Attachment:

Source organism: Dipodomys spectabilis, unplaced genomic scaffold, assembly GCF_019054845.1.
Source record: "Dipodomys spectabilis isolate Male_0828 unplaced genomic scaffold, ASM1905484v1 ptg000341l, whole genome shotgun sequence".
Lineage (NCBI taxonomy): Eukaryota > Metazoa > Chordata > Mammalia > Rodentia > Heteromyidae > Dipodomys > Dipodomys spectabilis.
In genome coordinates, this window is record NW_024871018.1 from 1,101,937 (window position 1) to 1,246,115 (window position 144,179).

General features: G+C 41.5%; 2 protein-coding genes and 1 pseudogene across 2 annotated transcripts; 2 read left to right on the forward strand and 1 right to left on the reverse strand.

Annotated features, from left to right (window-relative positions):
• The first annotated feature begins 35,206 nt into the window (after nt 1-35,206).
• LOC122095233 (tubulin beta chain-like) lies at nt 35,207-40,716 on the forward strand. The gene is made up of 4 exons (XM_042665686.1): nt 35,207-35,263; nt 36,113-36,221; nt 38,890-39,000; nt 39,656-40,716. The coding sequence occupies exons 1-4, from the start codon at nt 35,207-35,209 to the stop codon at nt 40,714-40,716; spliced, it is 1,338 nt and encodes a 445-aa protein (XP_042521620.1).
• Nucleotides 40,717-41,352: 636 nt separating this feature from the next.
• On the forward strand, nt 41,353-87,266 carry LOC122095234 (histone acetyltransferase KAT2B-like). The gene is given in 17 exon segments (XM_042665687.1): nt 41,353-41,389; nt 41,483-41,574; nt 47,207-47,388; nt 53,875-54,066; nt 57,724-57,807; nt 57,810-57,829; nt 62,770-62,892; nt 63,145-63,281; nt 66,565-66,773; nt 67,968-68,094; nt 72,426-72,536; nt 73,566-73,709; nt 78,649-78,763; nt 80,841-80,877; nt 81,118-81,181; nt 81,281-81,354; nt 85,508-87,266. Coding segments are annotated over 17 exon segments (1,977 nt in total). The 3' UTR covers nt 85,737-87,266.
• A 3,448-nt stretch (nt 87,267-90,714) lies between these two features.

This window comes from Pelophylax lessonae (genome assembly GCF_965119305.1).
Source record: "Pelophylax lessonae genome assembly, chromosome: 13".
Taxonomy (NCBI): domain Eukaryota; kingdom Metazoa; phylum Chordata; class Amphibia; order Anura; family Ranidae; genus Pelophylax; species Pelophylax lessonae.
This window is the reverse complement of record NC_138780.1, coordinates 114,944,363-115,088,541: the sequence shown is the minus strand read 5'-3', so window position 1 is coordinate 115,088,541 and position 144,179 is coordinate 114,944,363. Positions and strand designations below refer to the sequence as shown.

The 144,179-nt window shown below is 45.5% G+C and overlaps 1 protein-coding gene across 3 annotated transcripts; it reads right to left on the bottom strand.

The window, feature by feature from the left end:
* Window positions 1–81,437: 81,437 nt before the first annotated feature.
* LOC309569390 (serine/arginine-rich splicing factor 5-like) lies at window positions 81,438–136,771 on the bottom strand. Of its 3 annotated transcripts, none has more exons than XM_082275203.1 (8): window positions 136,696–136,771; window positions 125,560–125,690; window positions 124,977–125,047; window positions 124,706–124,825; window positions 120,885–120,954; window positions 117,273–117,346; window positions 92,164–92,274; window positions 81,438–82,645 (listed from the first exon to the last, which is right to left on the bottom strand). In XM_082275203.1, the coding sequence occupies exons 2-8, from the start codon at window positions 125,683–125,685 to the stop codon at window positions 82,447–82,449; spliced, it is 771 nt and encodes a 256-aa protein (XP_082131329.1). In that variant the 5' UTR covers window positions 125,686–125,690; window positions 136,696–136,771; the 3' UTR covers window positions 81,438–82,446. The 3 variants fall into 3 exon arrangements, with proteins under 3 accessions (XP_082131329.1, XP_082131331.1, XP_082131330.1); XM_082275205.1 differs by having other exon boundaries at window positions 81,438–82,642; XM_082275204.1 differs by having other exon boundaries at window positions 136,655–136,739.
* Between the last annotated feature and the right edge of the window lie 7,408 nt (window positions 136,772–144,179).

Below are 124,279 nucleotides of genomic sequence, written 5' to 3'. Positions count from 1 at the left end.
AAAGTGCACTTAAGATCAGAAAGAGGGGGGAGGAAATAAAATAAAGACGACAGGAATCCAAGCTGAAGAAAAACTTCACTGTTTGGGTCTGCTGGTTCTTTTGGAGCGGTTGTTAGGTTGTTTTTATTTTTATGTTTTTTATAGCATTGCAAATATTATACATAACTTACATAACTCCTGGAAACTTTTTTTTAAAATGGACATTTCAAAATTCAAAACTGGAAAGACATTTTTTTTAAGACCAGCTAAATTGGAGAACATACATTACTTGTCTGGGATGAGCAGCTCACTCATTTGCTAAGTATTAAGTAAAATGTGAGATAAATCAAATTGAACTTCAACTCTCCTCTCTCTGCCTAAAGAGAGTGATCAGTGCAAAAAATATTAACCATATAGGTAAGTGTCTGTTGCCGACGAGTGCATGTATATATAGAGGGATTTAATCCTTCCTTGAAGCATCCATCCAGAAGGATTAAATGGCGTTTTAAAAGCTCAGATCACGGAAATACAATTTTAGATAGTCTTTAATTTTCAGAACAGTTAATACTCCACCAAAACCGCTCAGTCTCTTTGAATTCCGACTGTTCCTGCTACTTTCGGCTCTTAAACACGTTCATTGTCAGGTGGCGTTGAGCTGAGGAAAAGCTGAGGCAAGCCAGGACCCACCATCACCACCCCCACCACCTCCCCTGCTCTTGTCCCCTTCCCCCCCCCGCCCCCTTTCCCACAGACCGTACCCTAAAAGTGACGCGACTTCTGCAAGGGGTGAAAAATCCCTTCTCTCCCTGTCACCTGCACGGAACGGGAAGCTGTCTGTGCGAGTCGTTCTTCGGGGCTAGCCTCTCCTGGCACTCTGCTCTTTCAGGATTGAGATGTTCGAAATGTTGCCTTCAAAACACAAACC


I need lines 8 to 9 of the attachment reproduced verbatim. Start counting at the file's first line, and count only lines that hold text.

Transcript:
• LOC122095233 (tubulin beta chain-like) lies at nt 35,207-40,716 on the forward strand. The gene is made up of 4 exons (XM_042665686.1): nt 35,207-35,263; nt 36,113-36,221; nt 38,890-39,000; nt 39,656-40,716. The coding sequence occupies exons 1-4, from the start codon at nt 35,207-35,209 to the stop codon at nt 40,714-40,716; spliced, it is 1,338 nt and encodes a 445-aa protein (XP_042521620.1).
• Nucleotides 40,717-41,352: 636 nt separating this feature from the next.